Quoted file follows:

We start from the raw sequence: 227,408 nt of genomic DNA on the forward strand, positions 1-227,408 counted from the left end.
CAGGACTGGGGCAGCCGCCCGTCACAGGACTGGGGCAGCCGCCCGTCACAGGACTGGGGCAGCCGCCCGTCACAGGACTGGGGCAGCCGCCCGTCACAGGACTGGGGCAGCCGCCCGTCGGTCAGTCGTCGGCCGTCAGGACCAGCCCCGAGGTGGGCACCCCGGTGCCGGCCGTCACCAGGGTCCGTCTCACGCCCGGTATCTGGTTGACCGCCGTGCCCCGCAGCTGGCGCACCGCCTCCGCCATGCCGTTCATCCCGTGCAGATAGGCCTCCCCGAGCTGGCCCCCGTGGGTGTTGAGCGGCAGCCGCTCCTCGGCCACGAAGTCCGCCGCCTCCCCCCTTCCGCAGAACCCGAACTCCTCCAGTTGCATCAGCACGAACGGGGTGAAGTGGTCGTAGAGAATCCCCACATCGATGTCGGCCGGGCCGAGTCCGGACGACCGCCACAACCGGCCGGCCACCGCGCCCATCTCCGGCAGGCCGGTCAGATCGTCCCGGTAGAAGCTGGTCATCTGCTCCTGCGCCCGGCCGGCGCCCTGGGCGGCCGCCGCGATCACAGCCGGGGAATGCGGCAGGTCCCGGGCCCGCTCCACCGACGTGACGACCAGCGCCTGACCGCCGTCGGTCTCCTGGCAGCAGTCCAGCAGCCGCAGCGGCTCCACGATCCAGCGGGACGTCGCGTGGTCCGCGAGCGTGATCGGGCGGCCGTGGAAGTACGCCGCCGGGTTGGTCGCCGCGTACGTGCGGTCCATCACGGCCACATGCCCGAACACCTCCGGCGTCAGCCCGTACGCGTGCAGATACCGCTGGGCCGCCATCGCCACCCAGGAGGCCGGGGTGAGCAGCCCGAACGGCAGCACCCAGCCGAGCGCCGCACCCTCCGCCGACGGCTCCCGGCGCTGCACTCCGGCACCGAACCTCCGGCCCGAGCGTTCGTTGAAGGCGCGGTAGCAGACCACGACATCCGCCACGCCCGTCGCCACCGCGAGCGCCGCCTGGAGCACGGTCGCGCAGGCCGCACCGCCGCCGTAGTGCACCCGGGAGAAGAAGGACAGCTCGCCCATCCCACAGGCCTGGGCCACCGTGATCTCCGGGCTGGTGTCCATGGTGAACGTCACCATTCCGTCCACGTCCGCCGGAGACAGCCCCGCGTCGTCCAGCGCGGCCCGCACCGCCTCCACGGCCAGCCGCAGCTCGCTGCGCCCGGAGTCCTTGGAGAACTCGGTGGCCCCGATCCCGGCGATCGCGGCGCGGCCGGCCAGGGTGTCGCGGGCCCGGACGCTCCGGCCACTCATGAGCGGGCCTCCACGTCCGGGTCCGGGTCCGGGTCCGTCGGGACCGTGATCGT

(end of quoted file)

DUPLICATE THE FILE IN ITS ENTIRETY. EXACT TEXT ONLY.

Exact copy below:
We start from the raw sequence: 227,408 nt of genomic DNA on the forward strand, positions 1-227,408 counted from the left end.
CAGGACTGGGGCAGCCGCCCGTCACAGGACTGGGGCAGCCGCCCGTCACAGGACTGGGGCAGCCGCCCGTCACAGGACTGGGGCAGCCGCCCGTCACAGGACTGGGGCAGCCGCCCGTCGGTCAGTCGTCGGCCGTCAGGACCAGCCCCGAGGTGGGCACCCCGGTGCCGGCCGTCACCAGGGTCCGTCTCACGCCCGGTATCTGGTTGACCGCCGTGCCCCGCAGCTGGCGCACCGCCTCCGCCATGCCGTTCATCCCGTGCAGATAGGCCTCCCCGAGCTGGCCCCCGTGGGTGTTGAGCGGCAGCCGCTCCTCGGCCACGAAGTCCGCCGCCTCCCCCCTTCCGCAGAACCCGAACTCCTCCAGTTGCATCAGCACGAACGGGGTGAAGTGGTCGTAGAGAATCCCCACATCGATGTCGGCCGGGCCGAGTCCGGACGACCGCCACAACCGGCCGGCCACCGCGCCCATCTCCGGCAGGCCGGTCAGATCGTCCCGGTAGAAGCTGGTCATCTGCTCCTGCGCCCGGCCGGCGCCCTGGGCGGCCGCCGCGATCACAGCCGGGGAATGCGGCAGGTCCCGGGCCCGCTCCACCGACGTGACGACCAGCGCCTGACCGCCGTCGGTCTCCTGGCAGCAGTCCAGCAGCCGCAGCGGCTCCACGATCCAGCGGGACGTCGCGTGGTCCGCGAGCGTGATCGGGCGGCCGTGGAAGTACGCCGCCGGGTTGGTCGCCGCGTACGTGCGGTCCATCACGGCCACATGCCCGAACACCTCCGGCGTCAGCCCGTACGCGTGCAGATACCGCTGGGCCGCCATCGCCACCCAGGAGGCCGGGGTGAGCAGCCCGAACGGCAGCACCCAGCCGAGCGCCGCACCCTCCGCCGACGGCTCCCGGCGCTGCACTCCGGCACCGAACCTCCGGCCCGAGCGTTCGTTGAAGGCGCGGTAGCAGACCACGACATCCGCCACGCCCGTCGCCACCGCGAGCGCCGCCTGGAGCACGGTCGCGCAGGCCGCACCGCCGCCGTAGTGCACCCGGGAGAAGAAGGACAGCTCGCCCATCCCACAGGCCTGGGCCACCGTGATCTCCGGGCTGGTGTCCATGGTGAACGTCACCATTCCGTCCACGTCCGCCGGAGACAGCCCCGCGTCGTCCAGCGCGGCCCGCACCGCCTCCACGGCCAGCCGCAGCTCGCTGCGCCCGGAGTCCTTGGAGAACTCGGTGGCCCCGATCCCGGCGATCGCGGCGCGGCCGGCCAGGGTGTCGCGGGCCCGGACGCTCCGGCCACTCATGAGCGGGCCTCCACGTCCGGGTCCGGGTCCGGGTCCGTCGGGACCGTGATCGT